Early in 2017, the drug niraparib was the first PARP inhibitor to be approved by the FDA for the maintenance treatment of adult patients with recurrent gynaecological cancers who are resistant to platinum-based chemotherapy.  The approval was based upon data from an international randomized, prospectively designed phase III clinical study, which enrolled 553 patients, and showed a clinically meaningful increase in progression-free survival (PFS) in women with recurrent ovarian cancer, regardless of BRCA mutation or biomarker status. In conjunction with the accelerated 2017 FDA approval for rucaparib, the FDA also approved a BRCA diagnostic test, which identifies patients with advanced ovarian cancer eligible for treatment with rucaparib.
 

New class of chemotherapies
PARP inhibitors may represent a potentially significant new class of chemotherapeutic agents directed at targeting cancers with defective DNA-damage repair. Currently, these drugs have a palliative indication for a relatively small cohort of patients. In order to widen the prospective patient population that would benefit from PARP inhibitors, predictive biomarkers based on a clearer understanding of the mechanism of action, and a better understanding of their toxicity profile will be required. Once this is achieved PARP inhibitors could to be employed in the curative, rather than the palliative setting.
 
5
 
The future of cancer care and multidisciplinary teams
 
According to Hani Gabra, Professor of Medical Oncology at Imperial College, London; and Head of AstraZeneca’s Oncology Discovery Unit, we now have “many options” for treating ovarian cancer. However, “how we utilize and sequence these options may have a significant impact on the overall survival of a patient. Better understanding of the disease through science is constantly turning up new options. For the first time in the last 5 years we are developing options in real time for patients. Patients almost are able to benefit from these options as they are relapsing from their disease. Keeping patients alive for longer allows them to access new treatments . . . It’s truly remarkable to see this in real time as a doctor,” says Gabra: see video.
 

A significant number of mostly private patients diagnosed with ovarian cancer draw comfort from the belief that they, “have the best oncologist”.  This view fails to grasp the challenges facing individual clinicians acting on their own to treat a devilishly complex disease such as ovarian cancer. “The main improvements in cancer care have been organizational and scientific.” says Gabra. “It is not enough to create new science and new treatments. It is also important to rigorously implement these. The most effective way to do this is via a ‘tumor board’ or a ‘multidisciplinary clinic or team’, where various specialists such as surgeons, radiotherapists, medical oncologists, pathologists, clinical nurse specialists, etc come together and discuss each individual patient. Such multidisciplinary discussion results in the best utilizations of currently available treatment options in the right sequence. It’s difficult to do this for a doctor acting on his or her own and making isolated decisions . . . Multidisciplinary decision-making has transformed cancer care,” says Gabra: see video.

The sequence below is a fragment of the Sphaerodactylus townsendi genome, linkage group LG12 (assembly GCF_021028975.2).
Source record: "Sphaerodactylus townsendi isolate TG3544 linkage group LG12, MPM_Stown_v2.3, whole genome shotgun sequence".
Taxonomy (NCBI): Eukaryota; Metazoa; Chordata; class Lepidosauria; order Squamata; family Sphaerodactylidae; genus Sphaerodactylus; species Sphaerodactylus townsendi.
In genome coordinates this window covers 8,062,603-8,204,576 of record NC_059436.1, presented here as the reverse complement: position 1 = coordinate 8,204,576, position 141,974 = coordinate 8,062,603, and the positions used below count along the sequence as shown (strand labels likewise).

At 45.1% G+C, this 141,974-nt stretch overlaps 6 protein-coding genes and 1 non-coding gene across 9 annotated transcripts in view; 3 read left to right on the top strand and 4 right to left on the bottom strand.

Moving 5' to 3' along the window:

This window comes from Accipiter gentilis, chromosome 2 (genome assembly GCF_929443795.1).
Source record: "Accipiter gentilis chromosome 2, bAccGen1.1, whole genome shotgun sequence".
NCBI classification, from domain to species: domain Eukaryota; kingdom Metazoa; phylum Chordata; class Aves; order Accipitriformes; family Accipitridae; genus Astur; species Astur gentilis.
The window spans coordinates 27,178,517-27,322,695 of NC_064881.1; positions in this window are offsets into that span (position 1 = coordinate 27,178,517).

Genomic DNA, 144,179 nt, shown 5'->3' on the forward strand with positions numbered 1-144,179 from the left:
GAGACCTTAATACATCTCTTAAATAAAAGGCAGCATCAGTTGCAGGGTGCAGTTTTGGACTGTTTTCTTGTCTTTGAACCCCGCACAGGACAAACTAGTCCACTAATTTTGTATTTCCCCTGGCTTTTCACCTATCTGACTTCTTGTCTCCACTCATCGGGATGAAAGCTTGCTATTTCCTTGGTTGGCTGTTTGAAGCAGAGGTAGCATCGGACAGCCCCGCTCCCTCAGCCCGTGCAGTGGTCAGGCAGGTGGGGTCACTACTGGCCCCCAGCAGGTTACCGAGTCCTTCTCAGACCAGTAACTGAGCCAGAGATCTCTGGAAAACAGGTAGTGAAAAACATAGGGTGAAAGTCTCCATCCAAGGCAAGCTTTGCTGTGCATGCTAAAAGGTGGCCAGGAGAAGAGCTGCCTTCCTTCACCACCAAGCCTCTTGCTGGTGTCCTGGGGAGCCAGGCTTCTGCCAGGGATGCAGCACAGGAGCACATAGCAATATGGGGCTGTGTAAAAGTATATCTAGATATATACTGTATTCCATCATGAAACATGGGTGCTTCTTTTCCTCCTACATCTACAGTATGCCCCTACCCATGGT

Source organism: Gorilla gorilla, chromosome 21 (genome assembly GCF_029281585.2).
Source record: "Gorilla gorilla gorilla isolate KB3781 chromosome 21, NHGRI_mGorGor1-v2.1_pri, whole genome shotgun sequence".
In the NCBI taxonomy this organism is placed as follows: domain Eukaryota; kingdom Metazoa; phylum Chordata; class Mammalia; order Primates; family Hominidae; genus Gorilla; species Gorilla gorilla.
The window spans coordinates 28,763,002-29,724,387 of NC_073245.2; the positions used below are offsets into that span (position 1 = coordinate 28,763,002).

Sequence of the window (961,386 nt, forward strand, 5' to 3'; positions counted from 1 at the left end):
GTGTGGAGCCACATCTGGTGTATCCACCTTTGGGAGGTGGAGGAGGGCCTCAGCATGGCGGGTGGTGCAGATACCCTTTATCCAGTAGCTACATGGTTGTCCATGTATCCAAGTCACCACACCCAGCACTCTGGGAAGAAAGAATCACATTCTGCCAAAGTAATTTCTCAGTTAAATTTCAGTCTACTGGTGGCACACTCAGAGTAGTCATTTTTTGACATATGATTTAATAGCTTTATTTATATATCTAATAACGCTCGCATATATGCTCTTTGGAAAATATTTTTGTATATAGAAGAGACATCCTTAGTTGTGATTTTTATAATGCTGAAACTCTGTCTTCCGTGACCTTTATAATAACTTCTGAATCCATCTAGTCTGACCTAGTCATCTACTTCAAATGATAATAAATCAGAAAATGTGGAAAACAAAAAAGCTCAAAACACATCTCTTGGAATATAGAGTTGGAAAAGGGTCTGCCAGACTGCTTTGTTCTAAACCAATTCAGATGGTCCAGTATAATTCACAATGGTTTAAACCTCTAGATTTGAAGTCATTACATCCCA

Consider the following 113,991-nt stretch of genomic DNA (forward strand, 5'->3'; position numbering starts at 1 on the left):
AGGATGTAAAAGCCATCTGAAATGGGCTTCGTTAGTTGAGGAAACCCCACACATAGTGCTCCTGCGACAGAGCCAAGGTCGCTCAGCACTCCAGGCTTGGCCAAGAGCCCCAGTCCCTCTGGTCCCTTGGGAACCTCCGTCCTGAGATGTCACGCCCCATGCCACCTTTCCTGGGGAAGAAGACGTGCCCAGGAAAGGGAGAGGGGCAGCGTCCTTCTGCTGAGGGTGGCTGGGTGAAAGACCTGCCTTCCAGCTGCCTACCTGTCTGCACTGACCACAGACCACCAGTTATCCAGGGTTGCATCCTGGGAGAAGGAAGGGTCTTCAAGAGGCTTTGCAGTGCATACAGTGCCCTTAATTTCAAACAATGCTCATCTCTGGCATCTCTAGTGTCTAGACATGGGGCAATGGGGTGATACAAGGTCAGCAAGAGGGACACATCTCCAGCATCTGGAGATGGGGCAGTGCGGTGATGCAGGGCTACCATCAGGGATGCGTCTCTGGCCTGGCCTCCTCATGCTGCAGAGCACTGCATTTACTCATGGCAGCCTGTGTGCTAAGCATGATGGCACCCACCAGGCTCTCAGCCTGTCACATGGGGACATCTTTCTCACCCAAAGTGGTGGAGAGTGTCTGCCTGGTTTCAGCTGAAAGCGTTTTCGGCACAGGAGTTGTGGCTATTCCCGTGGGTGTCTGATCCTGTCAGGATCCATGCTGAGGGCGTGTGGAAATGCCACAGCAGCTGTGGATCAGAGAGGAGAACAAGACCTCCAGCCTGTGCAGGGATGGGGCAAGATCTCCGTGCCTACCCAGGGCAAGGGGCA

Takeaways

This Commentary provides a flavor of some of the recent advances in ovarian cancer research and care, and suggests that treatment options have improved in the 4 years since Maurice Saatchi described ovarian cancer care as, “degrading, medieval and ineffective” leading “only to death”. However, it is worth stressing that care is both organizational and scientific, and multidisciplinary teams can transform care and prolong life.
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  • Ovarian cancer is a deadly disease that is challenging to diagnose and manage
  • Although it only accounts for 3% of cancers in women, it is the 5th leading cause of cancer death among women
  • If diagnosed and treated early before it spreads the 5-year survival rate is 92%
  • But only 15% of women with ovarian cancer are diagnosed early
  • The disease is hard to diagnose because it is rare, the symptoms are relatively benign, and there is no effective screening
  • Ovarian cancer is not one disease, but a collection of subtypes each demanding specific treatment pathways
  • Gold standard treatment is surgery followed by chemotherapy
  • A large proportion of patients develop resistance to chemotherapy
 
Improving ovarian cancer treatment

Part I
 
Are things beginning to improve for people living with ovarian cancer? When the British advertising magnate Lord Maurice Saatchi’s wife died of ovarian cancer in 2012 he described her treatment as, “degrading, medieval and ineffective” leading “only to death”. Ovarian cancer patients have long had limited treatment options, which have not changed much in the past two decades, but recently things have begun to change.

 
In this Commentary